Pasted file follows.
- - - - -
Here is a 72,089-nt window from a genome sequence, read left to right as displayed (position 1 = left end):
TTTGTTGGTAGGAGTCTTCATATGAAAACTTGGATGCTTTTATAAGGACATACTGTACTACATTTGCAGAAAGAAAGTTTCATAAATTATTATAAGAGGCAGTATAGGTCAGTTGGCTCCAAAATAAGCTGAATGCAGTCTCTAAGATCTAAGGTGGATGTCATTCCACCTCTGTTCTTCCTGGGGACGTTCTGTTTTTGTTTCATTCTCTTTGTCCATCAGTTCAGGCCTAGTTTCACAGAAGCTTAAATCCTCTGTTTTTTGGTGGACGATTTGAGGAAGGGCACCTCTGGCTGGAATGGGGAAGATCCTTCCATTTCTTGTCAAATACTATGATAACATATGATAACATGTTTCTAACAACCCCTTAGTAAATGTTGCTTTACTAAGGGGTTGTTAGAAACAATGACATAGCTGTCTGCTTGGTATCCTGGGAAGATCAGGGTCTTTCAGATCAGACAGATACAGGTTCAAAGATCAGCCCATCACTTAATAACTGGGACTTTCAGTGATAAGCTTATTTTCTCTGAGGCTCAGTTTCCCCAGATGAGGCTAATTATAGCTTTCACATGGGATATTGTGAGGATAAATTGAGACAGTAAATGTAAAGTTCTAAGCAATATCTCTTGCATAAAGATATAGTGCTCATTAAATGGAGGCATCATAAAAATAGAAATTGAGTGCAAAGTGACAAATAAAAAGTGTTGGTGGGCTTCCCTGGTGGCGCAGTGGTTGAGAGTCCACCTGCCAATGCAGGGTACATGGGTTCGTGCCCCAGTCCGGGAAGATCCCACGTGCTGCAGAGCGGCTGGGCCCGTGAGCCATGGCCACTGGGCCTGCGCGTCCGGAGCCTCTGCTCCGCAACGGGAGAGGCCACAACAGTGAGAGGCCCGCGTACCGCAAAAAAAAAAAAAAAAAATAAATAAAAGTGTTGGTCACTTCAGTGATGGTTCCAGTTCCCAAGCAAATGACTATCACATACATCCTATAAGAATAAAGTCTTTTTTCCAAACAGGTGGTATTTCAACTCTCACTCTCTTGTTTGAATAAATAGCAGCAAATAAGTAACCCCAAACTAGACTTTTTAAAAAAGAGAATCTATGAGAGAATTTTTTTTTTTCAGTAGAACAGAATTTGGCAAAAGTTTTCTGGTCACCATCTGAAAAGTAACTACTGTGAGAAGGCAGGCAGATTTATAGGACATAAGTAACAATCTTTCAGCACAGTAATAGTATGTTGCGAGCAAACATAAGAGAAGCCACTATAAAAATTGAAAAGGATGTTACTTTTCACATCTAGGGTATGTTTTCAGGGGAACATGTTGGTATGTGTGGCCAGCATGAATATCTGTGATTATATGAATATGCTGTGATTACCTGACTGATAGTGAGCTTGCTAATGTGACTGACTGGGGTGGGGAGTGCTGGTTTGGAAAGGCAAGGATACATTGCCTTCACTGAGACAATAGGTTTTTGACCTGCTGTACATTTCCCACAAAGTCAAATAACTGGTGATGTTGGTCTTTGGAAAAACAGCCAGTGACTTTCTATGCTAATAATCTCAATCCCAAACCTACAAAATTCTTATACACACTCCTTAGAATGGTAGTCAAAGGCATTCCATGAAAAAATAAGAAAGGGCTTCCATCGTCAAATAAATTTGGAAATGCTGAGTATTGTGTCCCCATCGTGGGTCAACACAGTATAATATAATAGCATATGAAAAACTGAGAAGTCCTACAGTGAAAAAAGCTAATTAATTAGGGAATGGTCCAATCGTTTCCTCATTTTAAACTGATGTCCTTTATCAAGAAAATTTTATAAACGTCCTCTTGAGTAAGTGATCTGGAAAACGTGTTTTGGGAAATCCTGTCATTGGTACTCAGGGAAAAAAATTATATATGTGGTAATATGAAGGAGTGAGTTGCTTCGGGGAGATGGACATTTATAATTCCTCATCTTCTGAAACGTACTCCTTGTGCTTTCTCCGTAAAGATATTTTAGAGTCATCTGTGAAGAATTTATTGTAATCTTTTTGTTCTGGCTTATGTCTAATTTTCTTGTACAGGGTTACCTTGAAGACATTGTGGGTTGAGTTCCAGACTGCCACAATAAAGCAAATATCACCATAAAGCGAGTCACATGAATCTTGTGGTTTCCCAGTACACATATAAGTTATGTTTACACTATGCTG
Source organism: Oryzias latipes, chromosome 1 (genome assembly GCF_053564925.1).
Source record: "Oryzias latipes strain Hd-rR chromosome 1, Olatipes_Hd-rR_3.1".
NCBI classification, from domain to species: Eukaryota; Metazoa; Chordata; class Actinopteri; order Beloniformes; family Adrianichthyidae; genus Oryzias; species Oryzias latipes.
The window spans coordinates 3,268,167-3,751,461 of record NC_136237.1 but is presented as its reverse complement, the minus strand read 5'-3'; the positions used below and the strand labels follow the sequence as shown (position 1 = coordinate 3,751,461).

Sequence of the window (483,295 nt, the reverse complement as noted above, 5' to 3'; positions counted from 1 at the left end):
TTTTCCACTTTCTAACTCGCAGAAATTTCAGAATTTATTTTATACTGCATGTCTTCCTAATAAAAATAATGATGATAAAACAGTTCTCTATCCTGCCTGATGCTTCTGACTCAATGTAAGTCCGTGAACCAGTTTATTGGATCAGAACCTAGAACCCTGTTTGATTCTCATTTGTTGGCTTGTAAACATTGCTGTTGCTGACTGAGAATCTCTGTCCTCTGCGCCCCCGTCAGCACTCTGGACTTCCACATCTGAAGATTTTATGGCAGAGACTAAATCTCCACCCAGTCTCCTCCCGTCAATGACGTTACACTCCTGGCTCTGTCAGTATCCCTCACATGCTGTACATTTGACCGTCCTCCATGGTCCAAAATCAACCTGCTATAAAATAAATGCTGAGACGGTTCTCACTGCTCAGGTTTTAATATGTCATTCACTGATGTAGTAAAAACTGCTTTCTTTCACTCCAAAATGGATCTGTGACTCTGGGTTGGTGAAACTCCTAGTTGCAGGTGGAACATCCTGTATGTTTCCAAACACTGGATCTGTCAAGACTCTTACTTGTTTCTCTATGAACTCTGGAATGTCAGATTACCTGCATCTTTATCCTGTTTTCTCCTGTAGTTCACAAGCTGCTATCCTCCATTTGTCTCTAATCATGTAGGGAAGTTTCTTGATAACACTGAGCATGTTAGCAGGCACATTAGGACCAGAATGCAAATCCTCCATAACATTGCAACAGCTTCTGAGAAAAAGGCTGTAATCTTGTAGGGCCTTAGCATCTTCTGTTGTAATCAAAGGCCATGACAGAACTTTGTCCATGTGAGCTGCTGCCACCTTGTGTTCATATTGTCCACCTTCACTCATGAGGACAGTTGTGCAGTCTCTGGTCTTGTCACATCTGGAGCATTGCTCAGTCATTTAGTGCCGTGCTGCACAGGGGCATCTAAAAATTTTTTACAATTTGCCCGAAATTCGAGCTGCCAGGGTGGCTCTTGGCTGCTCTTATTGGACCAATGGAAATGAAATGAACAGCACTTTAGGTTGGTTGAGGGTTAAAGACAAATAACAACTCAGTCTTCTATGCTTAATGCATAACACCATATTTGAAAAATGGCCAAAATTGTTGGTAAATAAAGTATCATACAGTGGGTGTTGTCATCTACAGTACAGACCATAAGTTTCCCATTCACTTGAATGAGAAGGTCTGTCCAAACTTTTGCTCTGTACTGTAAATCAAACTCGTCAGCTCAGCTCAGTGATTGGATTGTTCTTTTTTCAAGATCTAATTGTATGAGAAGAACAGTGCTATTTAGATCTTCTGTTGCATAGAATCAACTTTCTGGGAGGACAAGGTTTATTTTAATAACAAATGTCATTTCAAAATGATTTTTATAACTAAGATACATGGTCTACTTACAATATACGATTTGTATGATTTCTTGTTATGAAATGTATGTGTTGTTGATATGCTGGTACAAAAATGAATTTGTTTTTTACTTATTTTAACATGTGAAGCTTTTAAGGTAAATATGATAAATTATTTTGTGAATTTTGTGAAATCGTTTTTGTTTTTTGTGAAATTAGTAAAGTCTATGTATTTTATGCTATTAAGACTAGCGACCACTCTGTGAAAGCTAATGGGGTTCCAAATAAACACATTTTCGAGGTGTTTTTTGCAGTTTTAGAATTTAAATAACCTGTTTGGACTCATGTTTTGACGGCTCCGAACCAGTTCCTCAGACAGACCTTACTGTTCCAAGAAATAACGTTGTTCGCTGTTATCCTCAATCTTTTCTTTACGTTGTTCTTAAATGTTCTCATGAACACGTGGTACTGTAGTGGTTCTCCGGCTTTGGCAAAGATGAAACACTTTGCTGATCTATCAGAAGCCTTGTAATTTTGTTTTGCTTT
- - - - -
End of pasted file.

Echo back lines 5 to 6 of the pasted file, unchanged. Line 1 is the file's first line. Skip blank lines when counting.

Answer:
NCBI classification, from domain to species: Eukaryota; Metazoa; Chordata; class Actinopteri; order Beloniformes; family Adrianichthyidae; genus Oryzias; species Oryzias latipes.
The window spans coordinates 3,268,167-3,751,461 of record NC_136237.1 but is presented as its reverse complement, the minus strand read 5'-3'; the positions used below and the strand labels follow the sequence as shown (position 1 = coordinate 3,751,461).